I knew there was a power loss. Still, I think most shoppers in that market segment prefer shaft. I'm sure Honda studied that before making the change.

Possibly so. Ultimately a shopper needs to choose between peformance and ease of maintenance. Personally maintenance shouldn't even be an issue, even though a chain needs a lubrication every 500 miles it takes less time for me to do that than it does to fill my gas tank. If a person can't be bothered by that, they really have no business buying a motorcycle to begin with because there are far more complicated and time consuming maintennace issues that are periodically required of any bike. Sure, there are other issues between both drives, but those are the most commonly referred to ones.


I am suprised the new Honda isn't fuel injected... The other 3 of the Big 4 have all been making the transition with their 'new' models over the last two years - C50, Vulcan 900, and V-Star 1300 for instance. What is Honda waiting for?

I wish I knew, but I'll take a stab and say they're waiting for everyone else to do it first, which has pretty much been their marketing strategy ever since the VTX came out.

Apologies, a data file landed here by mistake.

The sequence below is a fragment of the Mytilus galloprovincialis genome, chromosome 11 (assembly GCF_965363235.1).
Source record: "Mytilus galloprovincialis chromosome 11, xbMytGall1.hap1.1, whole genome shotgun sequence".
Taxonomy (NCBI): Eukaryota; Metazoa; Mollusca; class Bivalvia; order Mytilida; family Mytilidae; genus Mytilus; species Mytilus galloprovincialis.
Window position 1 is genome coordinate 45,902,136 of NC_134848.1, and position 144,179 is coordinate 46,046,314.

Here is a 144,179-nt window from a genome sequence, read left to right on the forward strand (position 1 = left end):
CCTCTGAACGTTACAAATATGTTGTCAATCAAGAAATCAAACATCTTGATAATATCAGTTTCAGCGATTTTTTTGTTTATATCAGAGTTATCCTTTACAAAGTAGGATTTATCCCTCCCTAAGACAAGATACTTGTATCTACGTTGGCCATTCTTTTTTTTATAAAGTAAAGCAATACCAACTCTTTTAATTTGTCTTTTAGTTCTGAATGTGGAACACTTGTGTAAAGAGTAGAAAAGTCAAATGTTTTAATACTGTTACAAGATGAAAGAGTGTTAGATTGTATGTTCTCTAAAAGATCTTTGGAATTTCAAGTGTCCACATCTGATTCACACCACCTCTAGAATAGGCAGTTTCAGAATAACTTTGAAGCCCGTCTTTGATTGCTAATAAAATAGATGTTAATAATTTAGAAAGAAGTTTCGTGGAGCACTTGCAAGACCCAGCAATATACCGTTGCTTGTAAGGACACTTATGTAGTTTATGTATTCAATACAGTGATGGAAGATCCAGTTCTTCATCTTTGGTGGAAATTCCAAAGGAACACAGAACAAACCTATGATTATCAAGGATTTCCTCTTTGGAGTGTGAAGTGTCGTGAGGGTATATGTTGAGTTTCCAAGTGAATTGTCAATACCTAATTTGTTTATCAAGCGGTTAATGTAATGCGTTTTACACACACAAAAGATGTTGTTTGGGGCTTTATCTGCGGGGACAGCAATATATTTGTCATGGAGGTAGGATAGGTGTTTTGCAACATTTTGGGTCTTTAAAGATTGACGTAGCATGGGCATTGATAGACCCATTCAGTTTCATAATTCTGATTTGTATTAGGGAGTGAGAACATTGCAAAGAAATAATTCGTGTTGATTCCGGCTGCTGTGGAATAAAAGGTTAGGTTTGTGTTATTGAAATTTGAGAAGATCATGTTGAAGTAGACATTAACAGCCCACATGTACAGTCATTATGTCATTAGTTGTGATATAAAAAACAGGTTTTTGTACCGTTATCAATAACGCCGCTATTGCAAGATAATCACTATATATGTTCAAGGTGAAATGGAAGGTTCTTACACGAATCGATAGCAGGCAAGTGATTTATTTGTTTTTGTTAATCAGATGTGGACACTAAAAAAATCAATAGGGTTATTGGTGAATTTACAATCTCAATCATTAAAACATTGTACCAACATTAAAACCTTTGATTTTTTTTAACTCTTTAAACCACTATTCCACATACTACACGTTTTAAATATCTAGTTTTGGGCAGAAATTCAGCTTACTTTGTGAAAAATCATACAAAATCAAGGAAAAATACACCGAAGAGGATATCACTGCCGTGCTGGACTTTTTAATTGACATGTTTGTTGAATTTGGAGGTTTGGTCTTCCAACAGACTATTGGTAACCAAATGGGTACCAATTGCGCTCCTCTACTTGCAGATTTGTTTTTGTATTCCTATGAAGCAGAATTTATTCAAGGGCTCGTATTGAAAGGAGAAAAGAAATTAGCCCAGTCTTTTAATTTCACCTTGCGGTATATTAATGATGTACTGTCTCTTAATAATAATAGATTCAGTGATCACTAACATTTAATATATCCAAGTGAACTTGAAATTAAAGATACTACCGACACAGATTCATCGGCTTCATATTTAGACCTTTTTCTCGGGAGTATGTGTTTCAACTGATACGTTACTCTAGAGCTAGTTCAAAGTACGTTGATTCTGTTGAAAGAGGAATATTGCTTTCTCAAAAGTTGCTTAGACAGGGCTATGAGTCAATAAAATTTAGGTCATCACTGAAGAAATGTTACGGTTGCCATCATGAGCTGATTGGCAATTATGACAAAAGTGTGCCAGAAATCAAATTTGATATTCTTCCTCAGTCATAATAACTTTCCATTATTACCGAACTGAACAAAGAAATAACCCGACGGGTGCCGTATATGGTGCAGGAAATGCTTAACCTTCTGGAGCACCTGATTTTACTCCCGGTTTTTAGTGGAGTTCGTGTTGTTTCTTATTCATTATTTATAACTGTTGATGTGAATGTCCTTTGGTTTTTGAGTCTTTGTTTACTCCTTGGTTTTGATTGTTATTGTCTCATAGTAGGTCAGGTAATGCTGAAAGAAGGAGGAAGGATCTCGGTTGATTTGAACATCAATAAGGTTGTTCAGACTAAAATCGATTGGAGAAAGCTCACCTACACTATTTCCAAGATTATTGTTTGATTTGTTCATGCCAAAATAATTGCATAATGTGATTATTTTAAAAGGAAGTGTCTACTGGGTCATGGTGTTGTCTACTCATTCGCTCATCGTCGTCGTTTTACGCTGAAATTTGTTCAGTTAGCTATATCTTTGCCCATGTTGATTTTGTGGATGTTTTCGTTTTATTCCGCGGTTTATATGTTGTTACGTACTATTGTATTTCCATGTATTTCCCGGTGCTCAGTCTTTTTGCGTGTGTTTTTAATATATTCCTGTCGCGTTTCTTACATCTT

J_Raud
10-02-2006, 07:39 PM
I think anything less than 1100cc is a small cruiser. 1100 - 1400 to be mid size (what I have) and then they go up to 1800cc (110"). That is just my honest opinion.

Wait, maybe it's just because under this definition, I ride a "small" bike, but I don't agree with this. Cruisers actually go up to 2300cc now, and I remember a few years ago when people were saying that "1800" was big. A Valkyrie (1500cc) is now borderline midsized? Older Goldwings are midsized? An Electraglide Ultraclassic is just slightly over midsized? I know Americans as a whole keep getting "bigger," but just because the upper end of cc's keeps going up doesn't make bikes that were large before any smaller to people. That's like saying that just because there are Ninja ZX14's that a GSXR1000 or an Intercepter (800) is only "midpowered." No, they still have a lot of power, just like a 750 is still a big bike.